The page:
We use a lot of ductile materials in our day to day life. From the one’s we see to the ones we don’t see, ductile materials can be found everywhere. The electric poles we see is a good example; the steel rods that go into the construction of our homes is a good example of the usage of ductile material we don’t see.
Though it’s a property of ductile material to fracture if it is stresses beyond its ultimate tensile strength, there are many cases like in machine parts where they tend to yield due to static loading on them. Though several theories have been formulated to explain ductile material failure, only two of them are very prominent and widely used during the design of parts using ductile materials. They are
1. The Von-Mises Theory or The Distortion Energy theory: The theory is named after the contributor of this theory, Von Mises in 1913. The theory is basically formed on the shear strength value of a material and is very best suited for materials whose shear strengths are lesser than their tensile strengths and in which the compressive and tensile strengths are equal. Any material or component that fails due to shear stress can be best predicted using this theory. The theory states that “The Von-Mises Stress which can be determined using this theory is a uniaxial or one directional stress value that would tend to create the same distortion energy as created by a combination of various other applied stresses". For a component or material to be safe, we have to ensure that this Von Mises Stress value is below the yield stress limit of the material.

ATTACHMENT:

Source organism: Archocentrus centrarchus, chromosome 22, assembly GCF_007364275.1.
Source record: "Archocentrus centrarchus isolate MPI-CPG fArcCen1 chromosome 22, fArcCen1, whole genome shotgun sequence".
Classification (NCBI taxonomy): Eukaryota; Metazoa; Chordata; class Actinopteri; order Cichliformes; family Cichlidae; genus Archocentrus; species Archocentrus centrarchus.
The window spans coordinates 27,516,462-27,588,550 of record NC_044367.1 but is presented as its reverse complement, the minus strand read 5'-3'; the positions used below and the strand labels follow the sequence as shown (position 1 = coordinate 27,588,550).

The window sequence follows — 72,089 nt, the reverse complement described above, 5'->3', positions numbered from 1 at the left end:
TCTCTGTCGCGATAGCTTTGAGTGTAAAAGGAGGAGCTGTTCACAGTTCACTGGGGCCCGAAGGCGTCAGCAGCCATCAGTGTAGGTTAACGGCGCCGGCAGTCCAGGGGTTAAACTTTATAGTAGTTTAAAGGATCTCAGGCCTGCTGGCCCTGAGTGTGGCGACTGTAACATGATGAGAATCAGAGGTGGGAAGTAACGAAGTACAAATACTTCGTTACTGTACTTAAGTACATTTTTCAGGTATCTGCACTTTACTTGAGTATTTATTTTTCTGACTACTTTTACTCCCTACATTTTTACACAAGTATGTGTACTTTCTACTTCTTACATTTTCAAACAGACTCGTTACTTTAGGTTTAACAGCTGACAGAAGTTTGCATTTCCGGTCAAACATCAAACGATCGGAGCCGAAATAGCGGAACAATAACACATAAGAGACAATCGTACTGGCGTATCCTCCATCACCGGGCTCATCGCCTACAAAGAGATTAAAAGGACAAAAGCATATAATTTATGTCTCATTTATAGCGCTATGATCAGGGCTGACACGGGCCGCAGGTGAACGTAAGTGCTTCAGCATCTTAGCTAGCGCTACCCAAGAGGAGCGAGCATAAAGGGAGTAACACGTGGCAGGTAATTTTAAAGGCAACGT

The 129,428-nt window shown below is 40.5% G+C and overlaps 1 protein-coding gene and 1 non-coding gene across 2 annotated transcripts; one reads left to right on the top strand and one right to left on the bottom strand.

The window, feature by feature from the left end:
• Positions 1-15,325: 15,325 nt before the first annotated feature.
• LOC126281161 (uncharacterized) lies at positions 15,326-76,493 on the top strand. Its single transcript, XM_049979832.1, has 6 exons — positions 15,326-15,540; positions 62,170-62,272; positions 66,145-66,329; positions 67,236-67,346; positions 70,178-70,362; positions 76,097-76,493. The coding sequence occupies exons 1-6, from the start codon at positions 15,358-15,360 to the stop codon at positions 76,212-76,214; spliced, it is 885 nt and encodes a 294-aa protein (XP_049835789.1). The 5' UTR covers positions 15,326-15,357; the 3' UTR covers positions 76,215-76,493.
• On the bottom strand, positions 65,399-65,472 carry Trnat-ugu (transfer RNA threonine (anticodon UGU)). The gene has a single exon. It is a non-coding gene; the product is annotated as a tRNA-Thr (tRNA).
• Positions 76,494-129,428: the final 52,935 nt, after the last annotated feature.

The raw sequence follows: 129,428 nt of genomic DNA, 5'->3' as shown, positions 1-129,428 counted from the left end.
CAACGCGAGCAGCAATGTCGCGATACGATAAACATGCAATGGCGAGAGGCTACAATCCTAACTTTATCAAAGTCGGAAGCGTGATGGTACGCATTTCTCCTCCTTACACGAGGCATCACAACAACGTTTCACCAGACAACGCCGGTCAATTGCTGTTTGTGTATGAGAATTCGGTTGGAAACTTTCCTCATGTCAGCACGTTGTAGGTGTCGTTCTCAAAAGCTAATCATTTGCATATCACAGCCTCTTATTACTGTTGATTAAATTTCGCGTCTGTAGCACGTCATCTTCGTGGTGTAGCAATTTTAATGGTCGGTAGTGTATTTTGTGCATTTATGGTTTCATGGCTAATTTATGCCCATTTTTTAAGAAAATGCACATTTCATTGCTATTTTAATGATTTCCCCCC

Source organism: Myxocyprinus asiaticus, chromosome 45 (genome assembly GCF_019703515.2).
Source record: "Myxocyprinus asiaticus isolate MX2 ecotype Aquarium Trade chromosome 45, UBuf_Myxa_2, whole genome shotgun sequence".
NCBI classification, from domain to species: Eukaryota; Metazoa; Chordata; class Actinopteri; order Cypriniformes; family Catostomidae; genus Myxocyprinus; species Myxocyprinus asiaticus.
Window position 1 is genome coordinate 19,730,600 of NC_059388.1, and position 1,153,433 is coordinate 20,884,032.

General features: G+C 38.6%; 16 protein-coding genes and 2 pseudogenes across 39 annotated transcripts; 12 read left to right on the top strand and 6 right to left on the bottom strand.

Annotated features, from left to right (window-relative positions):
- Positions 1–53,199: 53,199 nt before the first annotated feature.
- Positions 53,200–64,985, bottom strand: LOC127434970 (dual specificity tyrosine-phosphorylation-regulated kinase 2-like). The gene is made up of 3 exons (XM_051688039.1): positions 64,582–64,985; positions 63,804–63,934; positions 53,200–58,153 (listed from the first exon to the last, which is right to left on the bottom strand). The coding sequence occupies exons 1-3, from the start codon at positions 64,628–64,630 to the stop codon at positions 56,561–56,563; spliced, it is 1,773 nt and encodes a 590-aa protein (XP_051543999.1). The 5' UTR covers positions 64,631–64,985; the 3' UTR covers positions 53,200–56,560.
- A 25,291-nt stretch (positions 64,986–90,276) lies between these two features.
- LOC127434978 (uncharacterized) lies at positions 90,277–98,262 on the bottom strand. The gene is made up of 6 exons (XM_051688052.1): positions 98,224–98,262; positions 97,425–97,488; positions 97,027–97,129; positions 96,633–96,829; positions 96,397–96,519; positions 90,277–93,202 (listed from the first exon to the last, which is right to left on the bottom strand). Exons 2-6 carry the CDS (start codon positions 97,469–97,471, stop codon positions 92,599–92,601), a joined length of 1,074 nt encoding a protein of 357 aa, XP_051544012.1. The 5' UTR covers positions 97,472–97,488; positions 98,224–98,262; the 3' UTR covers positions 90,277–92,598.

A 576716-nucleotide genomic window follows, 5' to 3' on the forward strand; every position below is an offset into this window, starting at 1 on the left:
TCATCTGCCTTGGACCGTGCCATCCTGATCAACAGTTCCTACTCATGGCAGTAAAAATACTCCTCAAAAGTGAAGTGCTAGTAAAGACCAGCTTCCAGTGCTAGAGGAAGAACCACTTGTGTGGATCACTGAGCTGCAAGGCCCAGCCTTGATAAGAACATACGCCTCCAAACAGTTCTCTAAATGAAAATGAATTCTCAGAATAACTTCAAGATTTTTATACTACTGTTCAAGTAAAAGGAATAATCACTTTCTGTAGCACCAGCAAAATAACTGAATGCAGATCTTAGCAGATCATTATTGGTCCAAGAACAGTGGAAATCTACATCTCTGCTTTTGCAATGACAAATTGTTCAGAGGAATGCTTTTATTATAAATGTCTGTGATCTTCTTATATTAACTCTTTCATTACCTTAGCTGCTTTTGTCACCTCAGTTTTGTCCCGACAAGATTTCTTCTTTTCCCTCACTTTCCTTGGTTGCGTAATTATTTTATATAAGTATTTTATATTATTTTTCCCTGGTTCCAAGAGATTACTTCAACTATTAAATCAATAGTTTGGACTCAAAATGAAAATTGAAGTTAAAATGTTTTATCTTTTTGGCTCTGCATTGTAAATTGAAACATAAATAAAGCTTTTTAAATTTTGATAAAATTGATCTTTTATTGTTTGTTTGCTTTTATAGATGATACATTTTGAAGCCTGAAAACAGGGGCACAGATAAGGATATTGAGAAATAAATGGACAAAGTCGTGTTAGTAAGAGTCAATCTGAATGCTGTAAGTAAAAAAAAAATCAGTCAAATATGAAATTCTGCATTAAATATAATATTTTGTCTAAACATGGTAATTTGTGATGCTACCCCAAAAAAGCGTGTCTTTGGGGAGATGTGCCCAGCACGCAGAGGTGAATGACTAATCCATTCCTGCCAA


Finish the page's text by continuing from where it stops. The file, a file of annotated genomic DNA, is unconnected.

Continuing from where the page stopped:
2. Maximum Shear Stress Theory: The theory was initially proposed by Coulomb and later formulated by Tresca in 1864. It was then later in the twentieth century J.Guest confirmed the theory. The theory is also called as the Tresca – Guest theory. This theory is also formulated on the basis of the shear strength of a material. The theory states that “Failure occurs in a part or component when the maximum shear stress exceeds the shear strength of the material at yield". The shear strength of the material is normally considered to be half of the yield strength of the material as per this theory. This is more of a conservative limit compared to the Von-Mises theory.
All the theories are formulated on the assumption that the material being considered is homogeneous and isotropic, free from any internal defects such as cracks, etc.